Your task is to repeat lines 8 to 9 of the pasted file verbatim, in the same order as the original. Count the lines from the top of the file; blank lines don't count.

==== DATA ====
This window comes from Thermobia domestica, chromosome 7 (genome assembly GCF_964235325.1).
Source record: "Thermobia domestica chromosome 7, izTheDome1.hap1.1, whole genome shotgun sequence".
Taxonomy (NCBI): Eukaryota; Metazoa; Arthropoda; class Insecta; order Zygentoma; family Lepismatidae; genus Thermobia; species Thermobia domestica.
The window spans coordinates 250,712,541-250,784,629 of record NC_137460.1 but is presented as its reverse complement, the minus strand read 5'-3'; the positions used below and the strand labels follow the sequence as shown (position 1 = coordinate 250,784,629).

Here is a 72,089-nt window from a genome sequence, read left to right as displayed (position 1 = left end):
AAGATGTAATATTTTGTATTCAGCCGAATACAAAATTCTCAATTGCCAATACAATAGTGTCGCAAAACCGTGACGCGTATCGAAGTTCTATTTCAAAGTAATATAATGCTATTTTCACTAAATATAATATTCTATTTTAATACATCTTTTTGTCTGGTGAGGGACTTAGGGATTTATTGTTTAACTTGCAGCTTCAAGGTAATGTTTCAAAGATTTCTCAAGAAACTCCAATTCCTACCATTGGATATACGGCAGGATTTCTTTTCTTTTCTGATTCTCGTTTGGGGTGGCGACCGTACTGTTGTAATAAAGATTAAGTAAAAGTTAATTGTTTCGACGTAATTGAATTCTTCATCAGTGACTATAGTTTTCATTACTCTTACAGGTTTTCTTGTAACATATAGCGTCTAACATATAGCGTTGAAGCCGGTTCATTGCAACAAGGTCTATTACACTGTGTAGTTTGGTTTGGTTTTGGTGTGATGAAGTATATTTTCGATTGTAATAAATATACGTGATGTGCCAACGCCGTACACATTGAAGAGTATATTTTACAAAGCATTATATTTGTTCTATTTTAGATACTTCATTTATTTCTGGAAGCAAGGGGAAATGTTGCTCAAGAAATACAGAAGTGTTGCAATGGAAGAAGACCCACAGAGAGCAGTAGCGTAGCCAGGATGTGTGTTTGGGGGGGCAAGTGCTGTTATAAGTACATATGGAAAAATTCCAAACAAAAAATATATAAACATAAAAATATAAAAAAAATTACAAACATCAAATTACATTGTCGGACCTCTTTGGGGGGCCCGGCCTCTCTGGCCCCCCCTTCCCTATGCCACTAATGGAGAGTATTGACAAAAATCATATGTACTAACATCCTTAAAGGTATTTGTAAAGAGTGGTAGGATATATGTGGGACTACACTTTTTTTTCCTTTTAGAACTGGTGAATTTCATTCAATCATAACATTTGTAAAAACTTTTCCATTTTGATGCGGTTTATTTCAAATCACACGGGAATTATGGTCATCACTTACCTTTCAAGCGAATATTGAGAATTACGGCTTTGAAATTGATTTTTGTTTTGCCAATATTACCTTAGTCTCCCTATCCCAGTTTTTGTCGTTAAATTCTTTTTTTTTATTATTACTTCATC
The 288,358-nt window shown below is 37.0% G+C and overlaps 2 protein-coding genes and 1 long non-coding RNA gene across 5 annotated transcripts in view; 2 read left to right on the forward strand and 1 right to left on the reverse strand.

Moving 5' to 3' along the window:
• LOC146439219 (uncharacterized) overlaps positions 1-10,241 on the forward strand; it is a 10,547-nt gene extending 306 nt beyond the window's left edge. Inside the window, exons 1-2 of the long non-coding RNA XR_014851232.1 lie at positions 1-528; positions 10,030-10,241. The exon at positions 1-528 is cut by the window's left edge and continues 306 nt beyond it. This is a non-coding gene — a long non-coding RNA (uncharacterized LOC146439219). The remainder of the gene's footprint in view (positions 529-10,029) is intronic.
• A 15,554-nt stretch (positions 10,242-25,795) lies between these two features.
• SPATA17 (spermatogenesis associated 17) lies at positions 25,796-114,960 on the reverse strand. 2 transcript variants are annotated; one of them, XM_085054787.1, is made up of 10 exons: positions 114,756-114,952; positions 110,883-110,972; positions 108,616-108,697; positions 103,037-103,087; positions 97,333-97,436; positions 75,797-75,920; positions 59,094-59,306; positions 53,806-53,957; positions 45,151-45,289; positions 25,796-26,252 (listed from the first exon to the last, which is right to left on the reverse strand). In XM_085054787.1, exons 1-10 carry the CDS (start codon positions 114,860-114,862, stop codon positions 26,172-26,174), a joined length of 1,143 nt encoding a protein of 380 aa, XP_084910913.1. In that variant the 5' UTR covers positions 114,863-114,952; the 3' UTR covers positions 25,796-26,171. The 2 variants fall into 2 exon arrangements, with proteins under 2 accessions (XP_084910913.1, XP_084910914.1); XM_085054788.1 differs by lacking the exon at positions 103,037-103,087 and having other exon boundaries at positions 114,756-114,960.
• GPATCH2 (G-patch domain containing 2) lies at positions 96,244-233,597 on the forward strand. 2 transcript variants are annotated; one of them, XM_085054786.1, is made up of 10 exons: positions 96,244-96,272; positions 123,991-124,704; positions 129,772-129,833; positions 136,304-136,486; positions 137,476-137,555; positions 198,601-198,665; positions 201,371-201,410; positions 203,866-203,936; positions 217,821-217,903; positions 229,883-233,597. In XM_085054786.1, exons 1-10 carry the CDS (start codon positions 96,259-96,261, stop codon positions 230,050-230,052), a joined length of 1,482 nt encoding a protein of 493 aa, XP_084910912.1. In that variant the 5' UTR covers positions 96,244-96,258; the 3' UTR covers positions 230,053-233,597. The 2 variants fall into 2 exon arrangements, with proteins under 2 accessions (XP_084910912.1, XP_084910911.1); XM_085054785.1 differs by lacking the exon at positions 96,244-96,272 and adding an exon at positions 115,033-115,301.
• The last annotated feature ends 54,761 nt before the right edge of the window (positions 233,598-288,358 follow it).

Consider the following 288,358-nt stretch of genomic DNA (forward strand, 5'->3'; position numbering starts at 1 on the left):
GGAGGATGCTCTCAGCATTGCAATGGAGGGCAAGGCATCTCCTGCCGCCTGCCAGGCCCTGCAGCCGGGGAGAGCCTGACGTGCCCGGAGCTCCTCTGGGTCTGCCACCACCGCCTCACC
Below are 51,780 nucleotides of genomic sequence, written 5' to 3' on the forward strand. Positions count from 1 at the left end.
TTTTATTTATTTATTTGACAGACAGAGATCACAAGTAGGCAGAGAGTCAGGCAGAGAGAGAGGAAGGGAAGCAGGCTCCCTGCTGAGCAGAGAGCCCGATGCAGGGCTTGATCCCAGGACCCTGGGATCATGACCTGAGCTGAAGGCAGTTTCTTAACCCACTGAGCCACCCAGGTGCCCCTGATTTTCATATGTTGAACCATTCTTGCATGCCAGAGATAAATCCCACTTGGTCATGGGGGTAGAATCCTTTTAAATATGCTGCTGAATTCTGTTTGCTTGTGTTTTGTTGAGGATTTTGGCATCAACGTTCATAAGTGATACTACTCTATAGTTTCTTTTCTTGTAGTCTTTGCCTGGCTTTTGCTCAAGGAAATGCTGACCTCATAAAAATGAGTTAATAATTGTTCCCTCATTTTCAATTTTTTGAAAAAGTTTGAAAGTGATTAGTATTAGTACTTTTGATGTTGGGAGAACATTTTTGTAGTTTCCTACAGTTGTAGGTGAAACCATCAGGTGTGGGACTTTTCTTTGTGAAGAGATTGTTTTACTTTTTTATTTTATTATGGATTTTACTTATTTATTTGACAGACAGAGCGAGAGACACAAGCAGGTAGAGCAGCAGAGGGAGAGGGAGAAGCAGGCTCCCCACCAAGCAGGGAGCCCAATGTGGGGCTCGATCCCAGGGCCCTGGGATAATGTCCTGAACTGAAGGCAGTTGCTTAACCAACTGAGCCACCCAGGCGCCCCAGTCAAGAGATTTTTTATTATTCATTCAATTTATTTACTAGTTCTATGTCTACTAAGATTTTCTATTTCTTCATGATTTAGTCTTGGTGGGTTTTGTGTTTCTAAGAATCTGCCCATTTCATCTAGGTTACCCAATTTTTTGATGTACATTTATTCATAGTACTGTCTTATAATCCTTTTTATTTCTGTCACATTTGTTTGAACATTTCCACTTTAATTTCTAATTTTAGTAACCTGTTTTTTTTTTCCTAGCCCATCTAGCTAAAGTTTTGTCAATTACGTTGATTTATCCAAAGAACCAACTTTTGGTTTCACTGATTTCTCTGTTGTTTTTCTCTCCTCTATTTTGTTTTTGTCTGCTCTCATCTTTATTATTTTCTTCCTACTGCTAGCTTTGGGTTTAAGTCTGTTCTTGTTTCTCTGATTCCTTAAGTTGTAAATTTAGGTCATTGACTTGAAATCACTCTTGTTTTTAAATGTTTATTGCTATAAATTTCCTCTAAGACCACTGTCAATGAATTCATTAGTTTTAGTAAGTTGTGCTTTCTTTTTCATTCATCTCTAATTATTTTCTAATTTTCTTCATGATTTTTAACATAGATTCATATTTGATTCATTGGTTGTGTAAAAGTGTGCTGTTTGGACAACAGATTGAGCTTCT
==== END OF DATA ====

Moving 5' to 3' along the window:
• LOC146439219 (uncharacterized) overlaps positions 1-10,241 on the forward strand; it is a 10,547-nt gene extending 306 nt beyond the window's left edge. Inside the window, exons 1-2 of the long non-coding RNA XR_014851232.1 lie at positions 1-528; positions 10,030-10,241. The exon at positions 1-528 is cut by the window's left edge and continues 306 nt beyond it. This is a non-coding gene — a long non-coding RNA (uncharacterized LOC146439219). The remainder of the gene's footprint in view (positions 529-10,029) is intronic.